Consumer co-operatives are owned by people who buy goods or use services of the co-operative. Examples include MHV Water, LIC, Farmlands, and RuralCo.



Worker co-operatives operate in all sectors of the economy. Workers own and are employed by the co-operative. An example is Loomio.


Housing co-operatives are a large part of Europe’s housing stock, filling the gap between social housing and private ownership. The properties are usually owned by the co-operative but controlled by the members (tenants).


Platform co-operatives are evolving models based on a centralised technology platform that members sign up that enable them to access various services. They are starting to become more prevalent globally.

Co-operative legislation

Many co-operatives are co-operative companies, registered under the Companies Act 1993 and the Co-operative Companies Act 1996. Others are established under specific legislation set out below.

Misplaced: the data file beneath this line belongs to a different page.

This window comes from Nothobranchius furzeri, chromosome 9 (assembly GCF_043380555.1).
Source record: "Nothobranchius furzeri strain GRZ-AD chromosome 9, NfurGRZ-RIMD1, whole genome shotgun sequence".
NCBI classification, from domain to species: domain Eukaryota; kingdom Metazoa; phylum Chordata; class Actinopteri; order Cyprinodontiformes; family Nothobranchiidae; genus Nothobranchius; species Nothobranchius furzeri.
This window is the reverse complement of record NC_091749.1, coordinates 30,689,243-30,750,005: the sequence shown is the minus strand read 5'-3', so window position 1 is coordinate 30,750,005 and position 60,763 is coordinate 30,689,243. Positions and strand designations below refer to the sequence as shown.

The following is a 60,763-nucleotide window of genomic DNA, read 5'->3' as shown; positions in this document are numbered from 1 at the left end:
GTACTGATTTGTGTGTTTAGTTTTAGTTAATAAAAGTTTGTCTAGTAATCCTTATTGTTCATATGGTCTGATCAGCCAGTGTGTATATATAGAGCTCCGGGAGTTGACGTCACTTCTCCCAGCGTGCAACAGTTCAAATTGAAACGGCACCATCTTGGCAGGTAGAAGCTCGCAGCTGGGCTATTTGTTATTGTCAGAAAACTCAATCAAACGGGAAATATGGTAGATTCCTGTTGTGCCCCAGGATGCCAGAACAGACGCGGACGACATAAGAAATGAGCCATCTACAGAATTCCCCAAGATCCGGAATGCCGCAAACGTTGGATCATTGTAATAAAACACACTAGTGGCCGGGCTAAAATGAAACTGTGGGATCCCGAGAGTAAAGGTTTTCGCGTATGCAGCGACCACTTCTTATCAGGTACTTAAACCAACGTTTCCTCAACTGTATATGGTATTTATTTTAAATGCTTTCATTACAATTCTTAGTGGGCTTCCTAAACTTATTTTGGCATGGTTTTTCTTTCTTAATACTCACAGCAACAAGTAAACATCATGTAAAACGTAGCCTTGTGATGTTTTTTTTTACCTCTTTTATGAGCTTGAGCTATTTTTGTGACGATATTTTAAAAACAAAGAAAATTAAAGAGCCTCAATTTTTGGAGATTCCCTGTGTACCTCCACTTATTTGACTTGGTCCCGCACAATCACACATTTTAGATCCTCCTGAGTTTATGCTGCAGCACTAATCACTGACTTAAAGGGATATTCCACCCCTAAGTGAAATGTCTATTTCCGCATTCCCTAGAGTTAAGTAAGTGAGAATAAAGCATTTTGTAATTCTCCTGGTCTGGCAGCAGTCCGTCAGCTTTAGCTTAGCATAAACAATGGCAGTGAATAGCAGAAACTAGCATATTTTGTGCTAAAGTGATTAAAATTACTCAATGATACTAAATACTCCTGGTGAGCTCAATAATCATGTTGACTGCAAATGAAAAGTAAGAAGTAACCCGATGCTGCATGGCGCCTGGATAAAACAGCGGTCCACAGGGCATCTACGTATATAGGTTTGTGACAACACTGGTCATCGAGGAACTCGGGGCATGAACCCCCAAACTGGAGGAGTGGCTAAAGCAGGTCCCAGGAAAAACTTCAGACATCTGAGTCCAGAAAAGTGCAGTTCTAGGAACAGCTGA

Building Societies Act 1965

Building societies provide financial services (such as mortgage advances for purchasing property) and customers are members. Building societies:

  • need at least 20 members to register
  • are corporate entities (ie they have perpetual succession, with the ability to hold property, and sue and be sued in their registered name)
  • can be either terminating (terminate on a date fixed by their rules or when certain conditions are met) or permanent
  • are regulated by the Registrar of Building Societies.

Friendly Societies and Credit Unions Act 1982

Friendly societies (such as Southern Cross Health Society) include societies formed to provide (either through subscription or donation) relief of maintenance of members and their families during sickness, old age or widowhood, and:

  • need at least 7 adults to register
  • are not corporate entities.

Credit Unions are owned by their members to provide savings and loan facilities and must have a common bond (eg geography or employment relationship), and: